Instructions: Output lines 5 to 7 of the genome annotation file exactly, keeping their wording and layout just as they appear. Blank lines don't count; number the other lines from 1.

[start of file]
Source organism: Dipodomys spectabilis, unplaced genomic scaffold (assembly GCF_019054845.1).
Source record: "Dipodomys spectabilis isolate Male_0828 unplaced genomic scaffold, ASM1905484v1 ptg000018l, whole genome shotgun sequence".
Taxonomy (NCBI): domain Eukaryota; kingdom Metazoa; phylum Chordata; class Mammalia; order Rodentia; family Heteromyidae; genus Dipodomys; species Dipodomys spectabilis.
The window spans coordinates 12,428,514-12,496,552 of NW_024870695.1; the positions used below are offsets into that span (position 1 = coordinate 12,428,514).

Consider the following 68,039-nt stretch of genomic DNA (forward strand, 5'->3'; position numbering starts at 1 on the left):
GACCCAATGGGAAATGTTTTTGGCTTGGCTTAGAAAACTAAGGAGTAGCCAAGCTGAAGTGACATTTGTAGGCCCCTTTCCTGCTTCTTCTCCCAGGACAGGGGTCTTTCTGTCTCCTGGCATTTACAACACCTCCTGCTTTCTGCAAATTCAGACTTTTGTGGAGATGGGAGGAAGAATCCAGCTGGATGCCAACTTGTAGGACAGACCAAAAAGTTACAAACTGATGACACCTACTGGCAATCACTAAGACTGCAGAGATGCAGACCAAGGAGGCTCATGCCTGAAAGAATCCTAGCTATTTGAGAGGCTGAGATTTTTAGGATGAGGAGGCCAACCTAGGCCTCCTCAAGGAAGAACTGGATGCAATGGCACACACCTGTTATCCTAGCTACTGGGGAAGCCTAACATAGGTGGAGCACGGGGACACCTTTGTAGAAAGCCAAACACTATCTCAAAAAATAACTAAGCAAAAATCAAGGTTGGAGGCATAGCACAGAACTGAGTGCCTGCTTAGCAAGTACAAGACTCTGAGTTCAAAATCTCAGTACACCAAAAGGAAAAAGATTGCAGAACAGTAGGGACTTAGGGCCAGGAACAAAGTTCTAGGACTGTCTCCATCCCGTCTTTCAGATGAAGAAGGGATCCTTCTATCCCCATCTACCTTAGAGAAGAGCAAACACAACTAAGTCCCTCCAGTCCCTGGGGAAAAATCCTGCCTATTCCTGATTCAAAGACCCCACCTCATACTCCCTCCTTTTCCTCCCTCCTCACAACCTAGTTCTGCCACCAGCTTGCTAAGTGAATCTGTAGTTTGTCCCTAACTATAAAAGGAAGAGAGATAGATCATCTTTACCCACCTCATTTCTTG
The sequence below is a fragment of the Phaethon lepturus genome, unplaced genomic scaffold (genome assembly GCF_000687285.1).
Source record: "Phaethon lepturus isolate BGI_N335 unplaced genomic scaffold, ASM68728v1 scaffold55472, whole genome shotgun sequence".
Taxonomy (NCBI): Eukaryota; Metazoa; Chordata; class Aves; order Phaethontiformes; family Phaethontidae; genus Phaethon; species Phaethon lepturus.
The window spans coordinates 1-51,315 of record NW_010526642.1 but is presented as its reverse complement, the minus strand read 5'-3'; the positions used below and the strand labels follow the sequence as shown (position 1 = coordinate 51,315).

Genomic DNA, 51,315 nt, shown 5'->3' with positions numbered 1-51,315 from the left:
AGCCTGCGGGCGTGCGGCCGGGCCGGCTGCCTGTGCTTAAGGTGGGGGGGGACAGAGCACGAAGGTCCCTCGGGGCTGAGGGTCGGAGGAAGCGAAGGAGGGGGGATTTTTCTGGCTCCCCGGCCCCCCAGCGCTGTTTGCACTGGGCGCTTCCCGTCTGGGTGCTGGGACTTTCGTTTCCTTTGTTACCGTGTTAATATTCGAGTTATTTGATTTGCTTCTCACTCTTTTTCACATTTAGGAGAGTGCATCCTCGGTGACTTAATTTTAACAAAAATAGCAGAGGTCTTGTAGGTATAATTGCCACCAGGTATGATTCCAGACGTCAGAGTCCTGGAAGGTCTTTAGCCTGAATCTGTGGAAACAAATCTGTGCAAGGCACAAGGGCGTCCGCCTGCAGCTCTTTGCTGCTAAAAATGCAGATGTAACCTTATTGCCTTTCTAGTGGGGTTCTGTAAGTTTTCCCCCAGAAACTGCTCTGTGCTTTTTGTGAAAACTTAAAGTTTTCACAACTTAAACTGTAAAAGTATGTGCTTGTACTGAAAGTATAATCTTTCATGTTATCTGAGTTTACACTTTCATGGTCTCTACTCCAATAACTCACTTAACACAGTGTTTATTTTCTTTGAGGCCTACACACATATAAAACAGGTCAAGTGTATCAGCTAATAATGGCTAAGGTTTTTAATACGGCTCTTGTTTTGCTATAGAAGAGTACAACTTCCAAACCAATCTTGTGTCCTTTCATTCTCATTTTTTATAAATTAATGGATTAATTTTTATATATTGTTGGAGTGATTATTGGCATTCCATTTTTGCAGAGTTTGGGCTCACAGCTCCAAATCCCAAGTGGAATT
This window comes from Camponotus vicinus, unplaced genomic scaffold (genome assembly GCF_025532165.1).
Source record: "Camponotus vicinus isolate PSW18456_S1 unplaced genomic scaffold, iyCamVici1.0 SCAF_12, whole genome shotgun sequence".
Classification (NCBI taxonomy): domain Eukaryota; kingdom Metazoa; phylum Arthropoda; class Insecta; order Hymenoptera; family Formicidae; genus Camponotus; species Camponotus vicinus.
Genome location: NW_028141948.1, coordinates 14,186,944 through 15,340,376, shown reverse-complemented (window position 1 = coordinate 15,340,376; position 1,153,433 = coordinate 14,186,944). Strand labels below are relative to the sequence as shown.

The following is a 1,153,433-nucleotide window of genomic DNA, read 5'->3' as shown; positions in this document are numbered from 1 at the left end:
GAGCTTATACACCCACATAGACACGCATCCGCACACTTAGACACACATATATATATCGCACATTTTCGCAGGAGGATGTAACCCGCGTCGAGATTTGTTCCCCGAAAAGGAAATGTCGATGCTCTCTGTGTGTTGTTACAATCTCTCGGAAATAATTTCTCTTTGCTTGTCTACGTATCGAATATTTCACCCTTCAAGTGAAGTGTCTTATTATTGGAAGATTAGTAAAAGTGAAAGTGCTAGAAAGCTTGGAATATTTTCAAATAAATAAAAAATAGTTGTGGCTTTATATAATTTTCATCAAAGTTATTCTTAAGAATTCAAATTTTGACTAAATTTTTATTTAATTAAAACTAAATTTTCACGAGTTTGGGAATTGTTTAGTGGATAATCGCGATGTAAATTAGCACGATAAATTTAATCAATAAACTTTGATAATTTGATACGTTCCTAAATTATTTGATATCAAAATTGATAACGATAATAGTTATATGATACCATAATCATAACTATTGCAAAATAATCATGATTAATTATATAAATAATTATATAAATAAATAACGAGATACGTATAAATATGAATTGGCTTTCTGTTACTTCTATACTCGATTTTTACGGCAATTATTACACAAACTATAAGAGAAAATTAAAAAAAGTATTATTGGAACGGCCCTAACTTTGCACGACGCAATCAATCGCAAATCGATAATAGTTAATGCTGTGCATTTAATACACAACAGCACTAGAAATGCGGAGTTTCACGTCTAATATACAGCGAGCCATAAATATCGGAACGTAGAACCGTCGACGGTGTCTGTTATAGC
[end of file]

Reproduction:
Consider the following 68,039-nt stretch of genomic DNA (forward strand, 5'->3'; position numbering starts at 1 on the left):
GACCCAATGGGAAATGTTTTTGGCTTGGCTTAGAAAACTAAGGAGTAGCCAAGCTGAAGTGACATTTGTAGGCCCCTTTCCTGCTTCTTCTCCCAGGACAGGGGTCTTTCTGTCTCCTGGCATTTACAACACCTCCTGCTTTCTGCAAATTCAGACTTTTGTGGAGATGGGAGGAAGAATCCAGCTGGATGCCAACTTGTAGGACAGACCAAAAAGTTACAAACTGATGACACCTACTGGCAATCACTAAGACTGCAGAGATGCAGACCAAGGAGGCTCATGCCTGAAAGAATCCTAGCTATTTGAGAGGCTGAGATTTTTAGGATGAGGAGGCCAACCTAGGCCTCCTCAAGGAAGAACTGGATGCAATGGCACACACCTGTTATCCTAGCTACTGGGGAAGCCTAACATAGGTGGAGCACGGGGACACCTTTGTAGAAAGCCAAACACTATCTCAAAAAATAACTAAGCAAAAATCAAGGTTGGAGGCATAGCACAGAACTGAGTGCCTGCTTAGCAAGTACAAGACTCTGAGTTCAAAATCTCAGTACACCAAAAGGAAAAAGATTGCAGAACAGTAGGGACTTAGGGCCAGGAACAAAGTTCTAGGACTGTCTCCATCCCGTCTTTCAGATGAAGAAGGGATCCTTCTATCCCCATCTACCTTAGAGAAGAGCAAACACAACTAAGTCCCTCCAGTCCCTGGGGAAAAATCCTGCCTATTCCTGATTCAAAGACCCCACCTCATACTCCCTCCTTTTCCTCCCTCCTCACAACCTAGTTCTGCCACCAGCTTGCTAAGTGAATCTGTAGTTTGTCCCTAACTATAAAAGGAAGAGAGATAGATCATCTTTACCCACCTCATTTCTTG
The sequence below is a fragment of the Phaethon lepturus genome, unplaced genomic scaffold (genome assembly GCF_000687285.1).